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5 Top Tips for DIY Upholsterers





Starting a DIY upholstery adventure is not only a lot of fun but very rewarding. There is something special about understanding how things are made, and walking into your lounge seeing a beauty you have restored is always a heart bursting moment.


Learning a new skill like upholstery is great, but where do you start?


Heres my top tips to get you started on your DIY upholstery practice.

  1. Know the type of upholstery you wish to learn

Just like many trades, there is a modern way and traditional way. It doesn’t mean one is right and the other is wrong. It means that with the evolution of materials, resources and education, there has been modifications to keep up with this fast paced world.


Knowing the key differences between modern and traditional upholstery will help you determine the information you need to gather for your new creative outlet.


Traditional upholstery: An age old craft using hand tools, slow techniques and much precision. Natural materials are used throughout the rebuild making it a MUCH more environmentally friendly option. Timely? Yes, absolutely. But worth every moment you put into the craft.


Modern upholstery: The modernised approach to upholstery uses foams and synthetic fibres to keep the cost and time down significantly.

2. Pick a simple piece to start on

It is always so frustrating when you see a gorgeously disheveled old wingback or chaise lounge that you can feel deep in your bones that you would be able to fix up... then someone (like me) comes along and says start small, start basic.


I get it. I really do. It’s those amazing (yet complex) pieces that bring a swoosh of inspiration and determination to make it the stand out feature of your room. Starting basic isn’t always as inspiring, but trust me, its worth it. Dining chairs or Bridge chairs are perfect to start your upholstery quest. Take your time on these ‘practise pieces’ and you’ll be restoring bigger pieces in no time.


3. Resources

Oh the resources!! There is SO many these days, but that can quite often make things a little more confusing If you’re not sure what you are looking for. If you took the time to do step 1 of this post, it makes things a little easier, as you’ll be able to quickly recognise what content is not for you.

YouTube, Books, blogs, upholstery FB groups, online workshops, in person workshops, your community - There are resources everywhere. Start asking around your community, you never know who has a retired upholsterer family friend that would love to teach another generation. That’s how I started, and it turned into the most beautiful mentorship and friendship.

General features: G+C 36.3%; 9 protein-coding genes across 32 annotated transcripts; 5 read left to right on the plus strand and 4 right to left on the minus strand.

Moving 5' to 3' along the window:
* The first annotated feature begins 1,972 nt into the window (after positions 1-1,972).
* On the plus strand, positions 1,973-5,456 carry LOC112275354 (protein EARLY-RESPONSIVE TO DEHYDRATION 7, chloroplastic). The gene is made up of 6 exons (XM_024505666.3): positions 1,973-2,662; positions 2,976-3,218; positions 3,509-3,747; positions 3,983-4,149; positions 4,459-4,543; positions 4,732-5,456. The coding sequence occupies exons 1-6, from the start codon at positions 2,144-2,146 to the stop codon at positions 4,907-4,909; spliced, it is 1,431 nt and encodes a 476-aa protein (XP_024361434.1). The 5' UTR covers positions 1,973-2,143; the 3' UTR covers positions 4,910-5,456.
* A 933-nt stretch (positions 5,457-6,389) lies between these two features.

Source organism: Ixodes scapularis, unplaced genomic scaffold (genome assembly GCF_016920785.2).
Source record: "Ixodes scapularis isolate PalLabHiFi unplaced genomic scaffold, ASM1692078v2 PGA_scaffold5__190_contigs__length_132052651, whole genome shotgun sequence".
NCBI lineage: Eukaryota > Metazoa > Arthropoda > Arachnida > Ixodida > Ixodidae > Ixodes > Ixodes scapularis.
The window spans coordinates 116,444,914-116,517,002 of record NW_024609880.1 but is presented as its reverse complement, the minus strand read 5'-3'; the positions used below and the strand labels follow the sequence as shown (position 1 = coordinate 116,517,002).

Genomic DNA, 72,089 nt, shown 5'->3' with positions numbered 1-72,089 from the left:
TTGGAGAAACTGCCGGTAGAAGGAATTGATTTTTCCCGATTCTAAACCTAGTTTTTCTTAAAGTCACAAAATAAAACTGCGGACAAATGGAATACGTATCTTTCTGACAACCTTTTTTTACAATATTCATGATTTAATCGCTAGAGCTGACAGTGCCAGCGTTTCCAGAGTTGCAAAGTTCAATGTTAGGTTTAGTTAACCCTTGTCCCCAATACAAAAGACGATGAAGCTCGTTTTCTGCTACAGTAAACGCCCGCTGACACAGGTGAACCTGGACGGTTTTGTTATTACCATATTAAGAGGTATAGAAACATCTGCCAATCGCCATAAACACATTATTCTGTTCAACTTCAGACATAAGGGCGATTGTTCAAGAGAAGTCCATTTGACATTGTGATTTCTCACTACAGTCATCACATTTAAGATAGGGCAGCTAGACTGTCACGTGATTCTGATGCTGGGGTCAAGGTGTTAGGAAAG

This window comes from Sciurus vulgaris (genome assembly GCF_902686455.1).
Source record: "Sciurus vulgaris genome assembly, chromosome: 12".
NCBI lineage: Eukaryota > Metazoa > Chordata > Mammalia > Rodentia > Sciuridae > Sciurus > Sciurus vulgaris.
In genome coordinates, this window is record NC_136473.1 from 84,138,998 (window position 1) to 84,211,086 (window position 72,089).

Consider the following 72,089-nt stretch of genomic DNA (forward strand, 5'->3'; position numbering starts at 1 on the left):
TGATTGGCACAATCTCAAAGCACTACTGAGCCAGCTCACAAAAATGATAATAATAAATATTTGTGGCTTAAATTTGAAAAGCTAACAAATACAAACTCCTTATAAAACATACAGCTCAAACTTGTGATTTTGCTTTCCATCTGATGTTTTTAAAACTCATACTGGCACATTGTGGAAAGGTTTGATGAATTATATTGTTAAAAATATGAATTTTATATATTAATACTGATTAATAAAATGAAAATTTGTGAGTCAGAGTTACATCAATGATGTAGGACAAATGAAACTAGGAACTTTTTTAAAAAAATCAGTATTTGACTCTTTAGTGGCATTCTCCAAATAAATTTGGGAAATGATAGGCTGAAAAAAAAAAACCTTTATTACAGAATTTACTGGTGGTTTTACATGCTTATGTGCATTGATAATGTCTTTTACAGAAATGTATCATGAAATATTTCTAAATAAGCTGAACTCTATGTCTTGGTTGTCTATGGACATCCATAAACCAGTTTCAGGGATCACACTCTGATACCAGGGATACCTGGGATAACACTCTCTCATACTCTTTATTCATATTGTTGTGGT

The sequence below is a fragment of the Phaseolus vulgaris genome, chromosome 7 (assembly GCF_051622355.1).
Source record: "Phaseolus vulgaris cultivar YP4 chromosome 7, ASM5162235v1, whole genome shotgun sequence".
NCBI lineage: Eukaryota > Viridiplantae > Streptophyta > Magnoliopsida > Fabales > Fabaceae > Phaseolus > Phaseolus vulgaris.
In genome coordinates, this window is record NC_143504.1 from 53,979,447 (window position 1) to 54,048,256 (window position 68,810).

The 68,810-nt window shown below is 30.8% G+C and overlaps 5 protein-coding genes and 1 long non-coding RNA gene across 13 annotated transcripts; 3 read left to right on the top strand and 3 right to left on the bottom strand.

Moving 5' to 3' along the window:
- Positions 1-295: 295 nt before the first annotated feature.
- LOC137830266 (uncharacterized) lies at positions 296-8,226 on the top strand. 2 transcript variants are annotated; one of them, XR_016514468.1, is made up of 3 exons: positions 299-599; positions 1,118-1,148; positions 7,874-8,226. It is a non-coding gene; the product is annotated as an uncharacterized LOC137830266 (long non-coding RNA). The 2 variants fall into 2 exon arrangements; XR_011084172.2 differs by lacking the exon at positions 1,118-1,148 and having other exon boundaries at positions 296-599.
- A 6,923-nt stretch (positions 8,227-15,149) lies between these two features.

If you’re interested in my online workshop click HERE, if you’re after in person workshops I can point you in the right direction also.


4. Learn your materials

A lot of upholstery materials have many functions and many upholstery techniques can be done with numerous materials. It sounds confusing but once you get a handle on the basics, it will be much easier to learn the skills that go along with it.


Start by researching coconut fibre, types of springs, hessian, cotton lintas, flock, dacron, calico, twines used, and foam densities. This will set you up for an easier learning process. Online and in person workshops would naturally cover this type of information.


5. Take your time!

The more particular you are about your finishes throughout the process, the better the overall finish will be. See each step as an important and necessary stage to create comfort and beauty individually. Give that one step all the time and attention it needs before looking at the next step. Your future self will thank you!



Upholstery is such a wonderful and satisfying practise. I wholeheartedly encourage anyone who is intrigued by it to give it a go. I started out intrigued, and now I have a business that I absolutely adore.



If you’d like a little more assistance navigating your first few pieces, check out my online Upholstery 101 course.


Traditional Upholstery - Chair build up with coconut fibre

Stripping down an old Jacobean set

Traditional method of lashing springs

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